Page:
Wittelsbach Patronage from the late Middle Ages to the Thirty Years War
- LAST MODIFIED: 27 June 2017
- DOI: 10.1093/obo/9780199920105-0115
- LAST MODIFIED: 27 June 2017
- DOI: 10.1093/obo/9780199920105-0115
The Wittelsbach dynasty is one of the most influential and widespread families in European history. From the founding of the House of Wittelsbach in the 12th century, until the First World War saw the end of the Bavarian monarchy, members of the Wittelsbach dynasty have occupied many thrones: the seat of the Holy Roman Emperor twice; kings of Sweden, Denmark, Hungary, Norway, Germany, Greece, and, of course, Bavaria; prince electors; and prince bishops, in addition to centuries of ducal control over territories ranging from the Rhineland Palatinate to Upper and Lower Bavaria. Throughout the eight centuries, since Emperor Frederick I (Barbarossa) invested Count Otto of Wittelsbach with the Duchy of Bavaria in 1180, the family has dominated European politics, diplomacy, and patronage. Although the tragic figure of the 19th-century King Ludwig II, known for such fairy tale extravaganzas as Neuschwanstein Castle, has entered popular imagination as the best-known Wittelsbach ruler, patronage of art and architecture permeates every generation of the dynasty. The Bavarian ducal collections, begun in the 15th century and built up over the next two hundred years, form the basis for some of the most important art collections in Europe today. The Munich Pinakothek, the Bayerisches Nationalmuseum (Bavarian State Museum), the Bavarian State Library, and the Munich Graphics Collection, among others, all have their origins in 16th-century ducal collections. Even after the dissolution of the monarchy in 1918, Wittelsbach dukes continued their long history of patronage with the donation of collections and historic properties to the state of Bavaria and support of contemporary art.
The history of the Wittelsbach dynasty is necessarily linked to the history of Bavaria, and the literature on both is extensive, although very little has been written in English. The brief list that follows includes classic studies (Dotterweich 1991, Hubensteiner 1963, Spindler 1981) and more recent publications (Körner 2009) that provide context and a good overview of the history, culture, politics, and patronage of the dynasty.
Dotterweich, Helmut. Das Erbe der Wittelsbacher. Vermächtnis einer europäischen Dynastie. 2d ed. Munich: Nymphenburger, 1991.
Dotterweich covers the cultural heritage and patronage of the entirety of the Wittelsbach dynasty beginning in the middle ages and ending in the 20th century. His style is accessible and eminently readable, a history told in an anecdotal and approachable manner. A good source for a quick overview or as a beginning point for further research.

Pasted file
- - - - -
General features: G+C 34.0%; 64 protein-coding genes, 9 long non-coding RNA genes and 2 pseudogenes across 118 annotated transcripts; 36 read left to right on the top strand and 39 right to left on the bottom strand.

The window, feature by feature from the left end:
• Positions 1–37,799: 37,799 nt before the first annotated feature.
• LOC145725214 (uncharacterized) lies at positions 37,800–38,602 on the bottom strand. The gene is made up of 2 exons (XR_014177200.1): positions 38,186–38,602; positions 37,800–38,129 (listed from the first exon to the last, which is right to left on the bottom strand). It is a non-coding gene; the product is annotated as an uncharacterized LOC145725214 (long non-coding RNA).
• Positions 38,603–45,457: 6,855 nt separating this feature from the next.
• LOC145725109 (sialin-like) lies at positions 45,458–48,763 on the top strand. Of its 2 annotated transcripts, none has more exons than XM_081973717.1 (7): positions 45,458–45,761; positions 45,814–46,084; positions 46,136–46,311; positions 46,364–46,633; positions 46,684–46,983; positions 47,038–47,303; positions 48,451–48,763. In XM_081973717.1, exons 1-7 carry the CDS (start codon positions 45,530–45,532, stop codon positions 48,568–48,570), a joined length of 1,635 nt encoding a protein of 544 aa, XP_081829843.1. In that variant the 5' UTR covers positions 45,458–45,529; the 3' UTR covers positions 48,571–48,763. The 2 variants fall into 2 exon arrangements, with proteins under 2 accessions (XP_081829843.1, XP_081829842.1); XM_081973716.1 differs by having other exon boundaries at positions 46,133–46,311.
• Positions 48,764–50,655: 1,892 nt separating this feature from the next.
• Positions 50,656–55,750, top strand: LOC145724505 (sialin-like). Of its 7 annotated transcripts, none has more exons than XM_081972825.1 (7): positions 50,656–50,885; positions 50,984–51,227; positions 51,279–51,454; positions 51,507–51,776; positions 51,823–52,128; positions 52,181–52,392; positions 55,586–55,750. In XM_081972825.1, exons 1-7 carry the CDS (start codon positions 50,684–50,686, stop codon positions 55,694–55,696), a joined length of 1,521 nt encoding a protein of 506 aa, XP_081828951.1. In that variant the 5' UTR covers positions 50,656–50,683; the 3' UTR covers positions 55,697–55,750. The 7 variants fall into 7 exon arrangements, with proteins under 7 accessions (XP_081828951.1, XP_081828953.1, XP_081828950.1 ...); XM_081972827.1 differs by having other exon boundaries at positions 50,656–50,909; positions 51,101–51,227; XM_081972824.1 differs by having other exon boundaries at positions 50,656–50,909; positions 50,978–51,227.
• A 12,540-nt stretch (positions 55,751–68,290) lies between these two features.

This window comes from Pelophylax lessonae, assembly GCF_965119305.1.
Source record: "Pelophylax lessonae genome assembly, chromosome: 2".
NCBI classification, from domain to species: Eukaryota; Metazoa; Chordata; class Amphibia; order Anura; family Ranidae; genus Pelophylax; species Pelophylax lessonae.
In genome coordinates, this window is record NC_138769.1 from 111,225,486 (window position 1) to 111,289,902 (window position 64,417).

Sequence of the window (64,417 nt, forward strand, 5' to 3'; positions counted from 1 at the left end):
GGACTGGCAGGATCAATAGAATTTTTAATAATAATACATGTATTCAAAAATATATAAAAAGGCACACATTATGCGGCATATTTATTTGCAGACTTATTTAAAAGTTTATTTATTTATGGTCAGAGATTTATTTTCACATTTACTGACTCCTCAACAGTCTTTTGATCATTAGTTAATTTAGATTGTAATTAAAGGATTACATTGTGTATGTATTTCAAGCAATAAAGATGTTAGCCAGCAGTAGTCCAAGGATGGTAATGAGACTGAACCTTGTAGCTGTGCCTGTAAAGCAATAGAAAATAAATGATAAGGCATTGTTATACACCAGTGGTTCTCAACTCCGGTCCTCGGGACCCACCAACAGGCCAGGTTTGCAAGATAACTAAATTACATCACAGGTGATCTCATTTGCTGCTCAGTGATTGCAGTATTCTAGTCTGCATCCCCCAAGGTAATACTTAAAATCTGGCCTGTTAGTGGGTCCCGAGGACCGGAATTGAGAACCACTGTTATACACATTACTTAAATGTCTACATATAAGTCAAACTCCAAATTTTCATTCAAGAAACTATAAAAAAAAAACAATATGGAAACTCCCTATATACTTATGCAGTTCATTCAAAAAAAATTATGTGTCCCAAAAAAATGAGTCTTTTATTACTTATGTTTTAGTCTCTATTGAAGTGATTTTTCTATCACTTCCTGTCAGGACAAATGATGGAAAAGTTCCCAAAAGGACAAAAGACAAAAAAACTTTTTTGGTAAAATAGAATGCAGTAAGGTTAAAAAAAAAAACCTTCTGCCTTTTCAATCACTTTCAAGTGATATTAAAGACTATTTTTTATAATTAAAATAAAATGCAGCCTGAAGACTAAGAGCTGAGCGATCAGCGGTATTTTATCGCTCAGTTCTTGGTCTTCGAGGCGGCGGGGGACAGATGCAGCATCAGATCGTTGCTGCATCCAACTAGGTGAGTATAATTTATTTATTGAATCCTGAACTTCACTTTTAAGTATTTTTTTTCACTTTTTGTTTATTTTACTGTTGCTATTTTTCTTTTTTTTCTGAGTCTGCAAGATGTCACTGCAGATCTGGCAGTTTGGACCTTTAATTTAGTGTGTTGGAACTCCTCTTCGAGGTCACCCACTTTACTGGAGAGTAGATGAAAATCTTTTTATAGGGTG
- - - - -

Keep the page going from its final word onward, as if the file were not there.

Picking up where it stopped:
Hubensteiner, Benno. Bayerische Geschichte. Staat und Volk, Kunst und Kultur. Munich: Richard Pflaum Verlag, 1963.
First published in 1950, Hubensteiner’s extensive treatment begins with late ice age hunter-gathers and ends with the chaotic post–Second World War period. He interweaves historical events with the art and culture that helped shape Bavaria. Includes numerous maps, tables, and useful timelines.
Körner, Hans-Michael. Die Wittelsbacher: Vom Mittelalter bis zur Gegenwart. Munich: Verlag C. H. Beck, 2009.
A readable pocketbook guide to almost a thousand years of Bavaria within the context of German and European events.
Kraus, Andreas. Geschichte Bayerns. Munich: Verlag C. H. Beck, 1983.
A concise treatment of the history of Bavaria that provides a good overview of biographical and historical events.
Lanzinner, Maximilian. Fürste, Räte und Landstände, Die Entstehung der Zentralbehörden in Bayern, 1511–1598. Göttingen, Germany: Vandenhoeck & Rupprecht, 1980.
A comprehensive study of the establishment of the modern Bavarian state, through the lens of the rise of a professional bureaucratic class. Important for the consideration of court artists because it places them within the context of other court functionaries.
Spindler, Max. Handbuch der Bayerischen Geschichte. 5 vols. Munich: C. H. Beck’sche Verlagsbuchhandlung, 1981.
The essential source for in-depth coverage of the history of Bavaria, encompassing five volumes. Volume 2 deals specifically with art patronage over centuries of Wittelsbach rule.
Die Wittelsbacher und ihre Künstler in acht Jahrhunderten. Munich: Süddeutscher Verlag, 1980.
Divided into four sections covering literature, music, theater, and art, this is an in-depth study of the patronage of the Wittelsbach over the course of eight hundred years from the founding of the dynasty in the 12th century until the present. Horst Stierhof covers art patronage from the middle ages to the 20th century and includes maps, prints, color plates, and reconstructions of now-lost structures.
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